"Frankly I was just upset. I was extremely upset," Achal Asawa, 29, an experienced skydiver from the San Francisco Bay area, told The Associated Press on Monday. "The first thing that came to my mind was could there have been anything else I could have done back then to prevent this from happening in Hawaii."
Asawa was aboard the same plane three years ago when it stalled and went into a spinning nosedive. He and several other skydivers were able to open the door and jump to safety. Asawa said skydiving is generally safe, but participants need to be able to trust the aircrafts they fly in.
"When any skydiver is getting on a plane we are assuming that the plane is going to function as it is expected to," Asawa said. "That assumption is based on the trust we place on the government and whoever is responsible for making sure that these planes are functioning."
He hopes that the accident he was involved in three years ago has nothing to do with Friday's crash, but thinks regulators, inspectors and operators may need to do more to ensure safety. "Whatever is required to make sure that trust does not break," he said.
The National Transportation Safety Board on Monday called on the Federal Aviation Administration to tighten its regulations governing parachute operations after the Hawaii crash. The NTSB recommended to the FAA more than a decade ago that it strengthen its rules on pilot training, aircraft maintenance and inspection, and FAA oversight, board member Jennifer Homendy told a news conference in Honolulu.
She said the FAA hasn't acted on those recommendations. "Are we trying to put the FAA on notice for this? Yes," Homendy said. "We identified several safety concerns in 2008 with respect to parachute jump operations. Accidents continue to happen. There have been fatalities since that time."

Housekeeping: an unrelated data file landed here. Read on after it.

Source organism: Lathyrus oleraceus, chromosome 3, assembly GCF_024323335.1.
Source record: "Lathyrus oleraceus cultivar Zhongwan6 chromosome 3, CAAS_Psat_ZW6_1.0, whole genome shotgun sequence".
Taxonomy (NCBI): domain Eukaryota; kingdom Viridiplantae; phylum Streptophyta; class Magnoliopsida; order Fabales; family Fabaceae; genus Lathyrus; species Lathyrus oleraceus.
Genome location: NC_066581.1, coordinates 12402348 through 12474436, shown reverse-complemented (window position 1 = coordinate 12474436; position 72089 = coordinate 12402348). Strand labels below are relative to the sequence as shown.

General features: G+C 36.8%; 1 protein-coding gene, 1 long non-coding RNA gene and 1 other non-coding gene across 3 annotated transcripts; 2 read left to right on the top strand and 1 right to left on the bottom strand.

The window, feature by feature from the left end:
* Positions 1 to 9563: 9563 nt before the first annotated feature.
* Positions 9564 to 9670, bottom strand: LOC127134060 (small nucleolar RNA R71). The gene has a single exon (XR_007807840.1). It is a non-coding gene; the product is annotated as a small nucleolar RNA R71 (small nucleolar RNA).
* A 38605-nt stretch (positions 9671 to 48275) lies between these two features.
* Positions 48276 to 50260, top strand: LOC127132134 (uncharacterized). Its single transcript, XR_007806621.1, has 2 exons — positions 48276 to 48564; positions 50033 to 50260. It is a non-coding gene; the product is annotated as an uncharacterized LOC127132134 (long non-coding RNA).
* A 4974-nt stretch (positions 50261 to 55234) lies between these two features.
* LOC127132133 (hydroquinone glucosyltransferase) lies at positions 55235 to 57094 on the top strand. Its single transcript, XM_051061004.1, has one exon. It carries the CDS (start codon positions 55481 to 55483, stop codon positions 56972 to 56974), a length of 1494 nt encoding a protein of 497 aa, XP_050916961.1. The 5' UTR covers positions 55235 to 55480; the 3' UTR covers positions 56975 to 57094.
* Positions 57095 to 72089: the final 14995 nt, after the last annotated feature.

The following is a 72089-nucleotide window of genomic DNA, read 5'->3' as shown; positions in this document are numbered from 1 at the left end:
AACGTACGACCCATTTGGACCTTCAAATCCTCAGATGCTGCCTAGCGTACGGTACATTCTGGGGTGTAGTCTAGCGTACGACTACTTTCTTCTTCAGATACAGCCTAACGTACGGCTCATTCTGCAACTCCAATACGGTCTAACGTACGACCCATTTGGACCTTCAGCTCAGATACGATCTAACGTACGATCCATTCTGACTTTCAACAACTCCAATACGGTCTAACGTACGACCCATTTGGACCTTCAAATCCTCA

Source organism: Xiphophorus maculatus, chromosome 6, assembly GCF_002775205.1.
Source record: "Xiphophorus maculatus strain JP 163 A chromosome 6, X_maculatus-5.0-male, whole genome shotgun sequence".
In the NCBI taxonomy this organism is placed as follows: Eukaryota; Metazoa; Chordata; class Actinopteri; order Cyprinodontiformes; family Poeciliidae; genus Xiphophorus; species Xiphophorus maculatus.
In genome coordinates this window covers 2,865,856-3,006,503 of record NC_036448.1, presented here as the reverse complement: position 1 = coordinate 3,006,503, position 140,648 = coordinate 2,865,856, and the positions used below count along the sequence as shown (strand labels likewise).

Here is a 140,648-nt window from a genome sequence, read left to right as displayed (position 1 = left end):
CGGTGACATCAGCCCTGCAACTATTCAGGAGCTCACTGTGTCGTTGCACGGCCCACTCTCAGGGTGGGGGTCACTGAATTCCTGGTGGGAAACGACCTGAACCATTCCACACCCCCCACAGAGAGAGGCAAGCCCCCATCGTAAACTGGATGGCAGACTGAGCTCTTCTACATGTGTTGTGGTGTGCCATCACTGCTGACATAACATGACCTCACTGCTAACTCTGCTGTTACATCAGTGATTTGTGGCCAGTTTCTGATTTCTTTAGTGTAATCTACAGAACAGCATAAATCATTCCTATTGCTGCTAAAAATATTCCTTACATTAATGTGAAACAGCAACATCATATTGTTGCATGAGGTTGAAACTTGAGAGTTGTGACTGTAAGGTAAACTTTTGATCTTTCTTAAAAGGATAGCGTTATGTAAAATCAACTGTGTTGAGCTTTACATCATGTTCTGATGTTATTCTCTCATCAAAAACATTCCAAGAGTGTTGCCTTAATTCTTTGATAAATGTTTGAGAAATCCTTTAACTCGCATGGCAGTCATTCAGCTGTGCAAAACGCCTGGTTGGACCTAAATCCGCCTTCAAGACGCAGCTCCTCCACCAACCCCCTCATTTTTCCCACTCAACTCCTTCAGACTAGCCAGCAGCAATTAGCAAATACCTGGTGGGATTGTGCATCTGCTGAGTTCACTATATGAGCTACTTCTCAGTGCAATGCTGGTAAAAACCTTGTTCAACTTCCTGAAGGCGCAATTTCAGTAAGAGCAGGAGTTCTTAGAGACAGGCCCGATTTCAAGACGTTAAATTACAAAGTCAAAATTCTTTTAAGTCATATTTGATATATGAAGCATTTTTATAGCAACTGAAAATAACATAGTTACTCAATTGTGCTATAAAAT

FAA spokesman Ian Gregor said in a statement that safety is the agency's top priority. "The FAA takes NTSB recommendations very seriously, and implemented a number of changes to address recommendations the NTSB made about parachuting operations," the statement said.
Of the 2016 accident, Asawa said nothing was out of the ordinary until the plane made an abnormally slow, steep turn and went into a spinning nosedive. The plane stalled three times and spun repeatedly as skydivers on board struggled to jump out. The force created by the rotation of the plane pinned them down, Asawa said.
"All I wanted to do was raise my hands up," he recalled. "The forces were so strong that I didn't have the amount of strength required to just raise my hands." He said everyone around him was trying to save themselves. Asawa took video of the accident that shows the plane spinning and nosediving toward the ground after he and other skydivers bailed out.
As he made his descent, a piece of debris from the plane can be seen slicing through the air beneath him. The National Transportation Safety Board blamed pilot error in that accident. Its investigation said the plane lost a piece of horizontal stabilizer and its elevator broke off. Investigators also concluded the plane was too heavily weighted toward the back, which was also blamed on the pilot.
The pilot managed to land the plane safely after everyone else escaped. The aircraft was then repaired before being sent to Oahu and flown again. "We will be looking at the quality of those repairs and whether it was inspected and whether it was airworthy," the NTSB's Homendy said Sunday.
Since the accident, Asawa had only seen the plane in photos posted by skydiving buddies online. "I saw pictures of some of my friends who went to Hawaii and took a picture with the plane," Asawa said.
"I was under the impression that the plane is 100% fixed," he said. "Until this incident happened." When the plane crashed on Friday, it became the deadliest civil aviation accident in the United States since a 2011.
Seven of the 11 victims from Friday's crash have been identified by city officials. There were 10 men and one woman aboard the plane, which was operated by Oahu Parachute Center on the island's North Shore.